Keep Your Eyes Ahead Review

artist: the helio sequence date: 02/13/2008 category: compact discs
the helio sequence: Keep Your Eyes Ahead
Release Date: Jan 29, 2008
Label: Sub Pop
Genres: Indie Rock, Dream Pop
Number Of Tracks: 10
This Portland, Oregon band finally find their stylistic footing on their new album. Fans of Wilco and Rogue Wave should take notice.
 Sound: 8
 Lyrics: 7
 Overall Impression: 8
 Overall rating:
 7.9 
 Reviewer rating:
 7.7 
 Users rating:
 8 
 Votes:
 8 
review (1) 4 comments vote for this album:
overall: 7.7
Keep Your Eyes Ahead Reviewed by: UG Team, on february 13, 2008
1 of 1 people found this review helpful

Sound: The Helio Sequence mine from the same of the same wide-ranging influences as their musical counterparts in the Mercury Rev, matt pond PA and Wilco. Their past releases had the band experimenting with layers up on layers of distortion and delay but there weren't enough strong songs at the core of it. On Keep Your Eyes Ahead, it seems as though they've finally put as much time into crafting the songwriting as they have perfecting their sonic palette. Make no mistake, guitarist Brandon Summers still makes use of a wide scope of guitar pedals and effects. Reverb sodden guitars give way to meditative melodic keyboard assisted passages within the space of a song. But unlike most of their prior output, you'll walk away remembering more than just how "spaced out" the recording was. Songs like "Can't Say No" ooze with hook after hook and the Oregon duo sorely lacked them before. It wouldn't be out of the question to imagine some of these tracks getting airplay on more mainstream radio. Opening number, "Lately," with it's almost hymnal quality, could have even fit on U2's seminal masterpiece The Joshua Tree. They've really stepped into the big leagues with songs of that caliber. // 8

Lyrics: Much like everything else on Keep Your Eyes Ahead, the wordplay is also leaps and bounds beyond what the duo have done in the past. The emboldened lyrics fit around the aura of these compositions like a glove. The radiant "You Can Come to Me" calls out words of hope and undying support to a friend. The wave of positivity continues on the title track but this time it's backed by a pulsating rhythm put down expertly by Weikel. To round out the album, the blue mountain inspired sounds of "No Regrets" keeps the idealism flowing but this time the song fades out in a country sing-along. Deviating from the usually abstract lyrical ideas that many of their peers take could have been a clumsy move but somehow they pulled it off. Their directness is refreshing. It took guts for these guys to go out on a limb like this but the listener is better off for it. // 7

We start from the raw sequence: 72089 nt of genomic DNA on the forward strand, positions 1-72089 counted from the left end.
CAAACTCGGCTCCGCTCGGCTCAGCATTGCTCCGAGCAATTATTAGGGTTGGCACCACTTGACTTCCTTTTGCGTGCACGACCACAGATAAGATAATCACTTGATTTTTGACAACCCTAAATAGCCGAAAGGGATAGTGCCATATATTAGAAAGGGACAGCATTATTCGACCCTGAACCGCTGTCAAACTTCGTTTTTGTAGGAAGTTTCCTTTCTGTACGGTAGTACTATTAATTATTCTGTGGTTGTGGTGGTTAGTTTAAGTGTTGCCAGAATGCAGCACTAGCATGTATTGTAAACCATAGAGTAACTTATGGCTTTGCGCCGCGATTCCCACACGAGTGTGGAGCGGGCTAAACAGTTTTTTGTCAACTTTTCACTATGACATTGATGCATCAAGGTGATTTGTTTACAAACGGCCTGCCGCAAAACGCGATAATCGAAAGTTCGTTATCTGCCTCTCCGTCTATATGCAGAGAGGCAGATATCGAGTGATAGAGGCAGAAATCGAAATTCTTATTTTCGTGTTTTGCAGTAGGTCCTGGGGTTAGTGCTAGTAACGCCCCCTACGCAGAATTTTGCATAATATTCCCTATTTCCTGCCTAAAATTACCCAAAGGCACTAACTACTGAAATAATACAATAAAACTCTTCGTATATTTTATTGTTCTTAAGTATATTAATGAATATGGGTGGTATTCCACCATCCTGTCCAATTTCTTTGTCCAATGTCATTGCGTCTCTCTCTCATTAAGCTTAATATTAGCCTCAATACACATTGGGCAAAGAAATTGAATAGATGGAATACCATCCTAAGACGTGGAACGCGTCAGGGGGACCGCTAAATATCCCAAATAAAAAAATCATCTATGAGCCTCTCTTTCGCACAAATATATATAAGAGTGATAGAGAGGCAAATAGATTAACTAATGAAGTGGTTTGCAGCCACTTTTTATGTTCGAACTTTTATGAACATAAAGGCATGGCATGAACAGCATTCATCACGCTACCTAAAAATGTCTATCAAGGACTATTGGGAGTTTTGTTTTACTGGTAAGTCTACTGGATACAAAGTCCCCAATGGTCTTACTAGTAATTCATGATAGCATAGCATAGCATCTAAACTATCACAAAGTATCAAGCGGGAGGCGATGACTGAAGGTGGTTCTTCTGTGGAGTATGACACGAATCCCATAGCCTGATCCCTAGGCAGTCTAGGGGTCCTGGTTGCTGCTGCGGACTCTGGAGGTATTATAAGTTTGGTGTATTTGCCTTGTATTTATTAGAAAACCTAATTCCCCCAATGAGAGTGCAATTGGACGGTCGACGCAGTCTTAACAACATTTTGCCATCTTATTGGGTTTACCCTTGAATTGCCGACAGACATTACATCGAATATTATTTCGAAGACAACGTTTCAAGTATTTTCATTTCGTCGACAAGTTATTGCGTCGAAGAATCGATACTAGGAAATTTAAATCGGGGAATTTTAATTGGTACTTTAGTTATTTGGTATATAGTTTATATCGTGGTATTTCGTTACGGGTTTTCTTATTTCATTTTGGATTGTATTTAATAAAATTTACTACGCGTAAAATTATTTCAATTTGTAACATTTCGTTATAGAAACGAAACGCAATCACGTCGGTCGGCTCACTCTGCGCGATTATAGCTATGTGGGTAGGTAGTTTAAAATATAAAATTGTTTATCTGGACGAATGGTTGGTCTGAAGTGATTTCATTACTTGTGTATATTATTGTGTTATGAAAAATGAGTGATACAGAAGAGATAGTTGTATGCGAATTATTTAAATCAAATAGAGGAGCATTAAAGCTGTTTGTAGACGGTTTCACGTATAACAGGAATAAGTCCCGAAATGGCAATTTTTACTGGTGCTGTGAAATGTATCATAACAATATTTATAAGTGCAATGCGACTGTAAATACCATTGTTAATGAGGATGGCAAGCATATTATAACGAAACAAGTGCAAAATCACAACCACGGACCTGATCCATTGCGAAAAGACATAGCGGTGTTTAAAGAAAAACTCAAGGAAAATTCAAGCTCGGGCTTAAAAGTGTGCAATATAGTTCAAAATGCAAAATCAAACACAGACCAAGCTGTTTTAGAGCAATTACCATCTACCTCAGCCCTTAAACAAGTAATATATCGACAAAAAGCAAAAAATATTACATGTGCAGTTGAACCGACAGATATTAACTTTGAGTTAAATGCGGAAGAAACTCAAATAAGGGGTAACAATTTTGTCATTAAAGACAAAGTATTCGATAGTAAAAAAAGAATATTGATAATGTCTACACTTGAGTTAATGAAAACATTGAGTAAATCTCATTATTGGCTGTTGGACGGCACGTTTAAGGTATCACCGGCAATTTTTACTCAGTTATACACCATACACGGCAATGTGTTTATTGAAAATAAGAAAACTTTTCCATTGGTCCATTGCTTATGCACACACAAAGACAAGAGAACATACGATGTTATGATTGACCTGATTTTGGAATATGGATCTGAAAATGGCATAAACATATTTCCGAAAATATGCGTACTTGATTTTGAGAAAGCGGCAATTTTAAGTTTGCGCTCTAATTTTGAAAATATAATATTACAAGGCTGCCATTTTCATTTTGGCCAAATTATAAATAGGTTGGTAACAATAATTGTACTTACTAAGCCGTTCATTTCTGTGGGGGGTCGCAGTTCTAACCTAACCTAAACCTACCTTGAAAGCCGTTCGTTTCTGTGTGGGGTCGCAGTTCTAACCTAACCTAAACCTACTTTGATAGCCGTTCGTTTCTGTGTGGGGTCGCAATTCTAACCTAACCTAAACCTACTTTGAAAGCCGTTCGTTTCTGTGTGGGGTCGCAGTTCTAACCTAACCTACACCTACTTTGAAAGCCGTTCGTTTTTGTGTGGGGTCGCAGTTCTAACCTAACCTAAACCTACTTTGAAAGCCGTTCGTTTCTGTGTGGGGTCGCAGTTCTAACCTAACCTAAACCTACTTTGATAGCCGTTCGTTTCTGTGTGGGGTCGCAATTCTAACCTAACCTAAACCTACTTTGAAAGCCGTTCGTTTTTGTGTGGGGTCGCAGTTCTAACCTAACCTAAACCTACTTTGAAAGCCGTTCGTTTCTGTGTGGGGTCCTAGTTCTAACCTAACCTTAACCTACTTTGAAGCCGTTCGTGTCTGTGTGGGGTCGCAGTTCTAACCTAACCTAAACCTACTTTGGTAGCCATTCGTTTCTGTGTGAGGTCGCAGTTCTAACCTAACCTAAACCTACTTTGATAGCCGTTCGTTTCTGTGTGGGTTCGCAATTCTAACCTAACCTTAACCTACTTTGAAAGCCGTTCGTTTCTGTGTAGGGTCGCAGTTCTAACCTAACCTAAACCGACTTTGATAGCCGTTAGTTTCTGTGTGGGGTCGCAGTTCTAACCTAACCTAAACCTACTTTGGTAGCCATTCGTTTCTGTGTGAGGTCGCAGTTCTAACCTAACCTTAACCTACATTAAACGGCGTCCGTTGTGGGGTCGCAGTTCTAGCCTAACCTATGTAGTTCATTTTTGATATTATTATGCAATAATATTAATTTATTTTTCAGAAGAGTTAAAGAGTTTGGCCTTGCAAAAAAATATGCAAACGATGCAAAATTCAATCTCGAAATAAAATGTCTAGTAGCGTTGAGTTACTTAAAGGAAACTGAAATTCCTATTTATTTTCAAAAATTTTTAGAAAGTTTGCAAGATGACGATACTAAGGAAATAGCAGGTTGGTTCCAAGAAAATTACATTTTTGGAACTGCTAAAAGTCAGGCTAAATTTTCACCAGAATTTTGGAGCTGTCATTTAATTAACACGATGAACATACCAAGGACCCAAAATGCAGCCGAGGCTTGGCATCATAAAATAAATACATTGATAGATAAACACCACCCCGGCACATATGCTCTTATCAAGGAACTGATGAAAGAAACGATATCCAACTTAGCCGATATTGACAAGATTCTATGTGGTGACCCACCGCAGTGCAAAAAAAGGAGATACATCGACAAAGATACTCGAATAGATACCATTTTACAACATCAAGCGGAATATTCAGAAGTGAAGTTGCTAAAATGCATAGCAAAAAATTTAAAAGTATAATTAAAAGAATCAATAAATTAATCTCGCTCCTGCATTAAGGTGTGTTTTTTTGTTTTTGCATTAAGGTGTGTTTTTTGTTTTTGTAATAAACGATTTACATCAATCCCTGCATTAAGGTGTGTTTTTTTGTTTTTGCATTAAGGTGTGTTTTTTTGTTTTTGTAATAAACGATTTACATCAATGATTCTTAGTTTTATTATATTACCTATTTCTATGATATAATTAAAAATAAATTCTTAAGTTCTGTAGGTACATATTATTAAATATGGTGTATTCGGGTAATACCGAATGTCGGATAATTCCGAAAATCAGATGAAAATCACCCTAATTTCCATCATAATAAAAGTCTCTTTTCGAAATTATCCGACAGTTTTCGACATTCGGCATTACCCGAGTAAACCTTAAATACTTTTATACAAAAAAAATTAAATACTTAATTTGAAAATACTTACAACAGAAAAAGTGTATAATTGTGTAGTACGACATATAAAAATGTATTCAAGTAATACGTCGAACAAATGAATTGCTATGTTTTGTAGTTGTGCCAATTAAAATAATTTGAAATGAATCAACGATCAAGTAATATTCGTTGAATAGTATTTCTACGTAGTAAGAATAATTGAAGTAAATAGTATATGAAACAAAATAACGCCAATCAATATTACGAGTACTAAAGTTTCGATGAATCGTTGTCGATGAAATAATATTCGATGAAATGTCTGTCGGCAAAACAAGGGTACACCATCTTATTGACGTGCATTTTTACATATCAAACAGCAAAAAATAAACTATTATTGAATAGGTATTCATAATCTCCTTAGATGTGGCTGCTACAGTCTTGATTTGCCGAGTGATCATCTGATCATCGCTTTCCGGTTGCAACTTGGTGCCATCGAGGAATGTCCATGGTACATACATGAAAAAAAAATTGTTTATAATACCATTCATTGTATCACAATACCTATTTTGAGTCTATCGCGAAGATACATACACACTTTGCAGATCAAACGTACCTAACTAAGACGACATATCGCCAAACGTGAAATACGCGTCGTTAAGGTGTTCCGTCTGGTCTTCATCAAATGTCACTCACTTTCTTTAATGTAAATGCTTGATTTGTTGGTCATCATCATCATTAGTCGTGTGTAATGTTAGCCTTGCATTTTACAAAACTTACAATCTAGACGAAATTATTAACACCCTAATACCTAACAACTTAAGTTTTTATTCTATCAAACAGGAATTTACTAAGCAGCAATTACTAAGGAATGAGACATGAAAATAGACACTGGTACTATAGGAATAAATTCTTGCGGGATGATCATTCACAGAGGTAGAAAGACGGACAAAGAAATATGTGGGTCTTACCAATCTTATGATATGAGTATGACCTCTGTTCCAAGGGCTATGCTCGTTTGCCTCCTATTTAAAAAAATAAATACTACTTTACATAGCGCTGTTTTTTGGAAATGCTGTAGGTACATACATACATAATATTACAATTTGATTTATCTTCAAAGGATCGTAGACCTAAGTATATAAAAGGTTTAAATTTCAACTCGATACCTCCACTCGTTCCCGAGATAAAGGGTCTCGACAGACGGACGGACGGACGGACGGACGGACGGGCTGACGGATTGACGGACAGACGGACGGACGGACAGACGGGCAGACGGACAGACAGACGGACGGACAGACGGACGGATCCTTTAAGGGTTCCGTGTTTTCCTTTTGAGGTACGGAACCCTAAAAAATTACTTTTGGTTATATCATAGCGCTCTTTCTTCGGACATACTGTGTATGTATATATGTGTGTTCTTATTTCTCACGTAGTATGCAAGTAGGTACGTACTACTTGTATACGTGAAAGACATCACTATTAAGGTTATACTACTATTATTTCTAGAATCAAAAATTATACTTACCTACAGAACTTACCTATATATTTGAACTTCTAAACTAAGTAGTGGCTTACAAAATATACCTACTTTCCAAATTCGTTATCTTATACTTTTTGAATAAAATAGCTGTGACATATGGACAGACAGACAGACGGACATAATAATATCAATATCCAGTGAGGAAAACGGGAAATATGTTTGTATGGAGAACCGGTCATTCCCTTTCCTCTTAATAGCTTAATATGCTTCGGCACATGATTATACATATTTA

Overall Impression: Much like the transformation the Flaming Lips underwent on their breakthrough moment, The Soft Bulletin, The Helio Sequence finally sound confident in their own skin. This is an album of much more than mere atmosphere and guitar histrionics. I would go as far as to say that these songs would make for a fine all-acoustic release. It would be nearly impossible to have imagined their first three albums in this kind of setting. The production was handled by. Weikel and Summers and they do a wonderful job of keeping the instrumental layers controlled enough where they don't suffocate the vocal parts. Summer's vocals were even recorded in the living room of his north western apartment. This might be a contributing factor for the relaxed, lived in quality the vocal performance benefits from. It is great to see more bands trying this unorthodox approach on recent recordings. While the band doesn't shy away from their newly found pop tendencies on Keep Your Eyes Ahead, they don't forget to balance it out with gritty anthems like "Broken Afternoon." This acoustic lead exploration lends the album a reflective moment that suits the sequencing perfectly. To see a band get to this level of confidence in the span of one album is truly inspiring. // 8


- Carlos Ramirez (c) 2008

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